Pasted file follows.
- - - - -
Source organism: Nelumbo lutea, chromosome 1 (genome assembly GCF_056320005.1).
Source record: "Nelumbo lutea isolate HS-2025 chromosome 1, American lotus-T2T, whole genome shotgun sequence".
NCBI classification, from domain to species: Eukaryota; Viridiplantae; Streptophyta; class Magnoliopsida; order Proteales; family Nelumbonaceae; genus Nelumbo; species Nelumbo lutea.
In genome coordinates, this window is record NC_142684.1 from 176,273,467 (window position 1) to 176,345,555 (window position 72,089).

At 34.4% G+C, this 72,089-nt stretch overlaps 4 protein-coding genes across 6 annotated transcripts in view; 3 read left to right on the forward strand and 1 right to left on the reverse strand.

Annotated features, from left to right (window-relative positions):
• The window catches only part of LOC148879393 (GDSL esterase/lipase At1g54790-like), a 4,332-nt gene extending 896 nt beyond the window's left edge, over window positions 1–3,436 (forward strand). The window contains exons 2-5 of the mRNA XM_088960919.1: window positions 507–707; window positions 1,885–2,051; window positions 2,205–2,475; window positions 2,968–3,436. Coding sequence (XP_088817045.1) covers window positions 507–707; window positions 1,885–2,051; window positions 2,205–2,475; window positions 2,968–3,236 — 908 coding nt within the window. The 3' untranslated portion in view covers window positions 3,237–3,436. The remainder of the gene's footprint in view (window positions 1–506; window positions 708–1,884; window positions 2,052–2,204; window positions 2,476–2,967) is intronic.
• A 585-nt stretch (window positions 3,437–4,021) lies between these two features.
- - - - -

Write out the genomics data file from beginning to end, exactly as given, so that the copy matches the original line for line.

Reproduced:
Source organism: Nelumbo lutea, chromosome 1 (genome assembly GCF_056320005.1).
Source record: "Nelumbo lutea isolate HS-2025 chromosome 1, American lotus-T2T, whole genome shotgun sequence".
NCBI classification, from domain to species: Eukaryota; Viridiplantae; Streptophyta; class Magnoliopsida; order Proteales; family Nelumbonaceae; genus Nelumbo; species Nelumbo lutea.
In genome coordinates, this window is record NC_142684.1 from 176,273,467 (window position 1) to 176,345,555 (window position 72,089).

At 34.4% G+C, this 72,089-nt stretch overlaps 4 protein-coding genes across 6 annotated transcripts in view; 3 read left to right on the forward strand and 1 right to left on the reverse strand.

Annotated features, from left to right (window-relative positions):
• The window catches only part of LOC148879393 (GDSL esterase/lipase At1g54790-like), a 4,332-nt gene extending 896 nt beyond the window's left edge, over window positions 1–3,436 (forward strand). The window contains exons 2-5 of the mRNA XM_088960919.1: window positions 507–707; window positions 1,885–2,051; window positions 2,205–2,475; window positions 2,968–3,436. Coding sequence (XP_088817045.1) covers window positions 507–707; window positions 1,885–2,051; window positions 2,205–2,475; window positions 2,968–3,236 — 908 coding nt within the window. The 3' untranslated portion in view covers window positions 3,237–3,436. The remainder of the gene's footprint in view (window positions 1–506; window positions 708–1,884; window positions 2,052–2,204; window positions 2,476–2,967) is intronic.
• A 585-nt stretch (window positions 3,437–4,021) lies between these two features.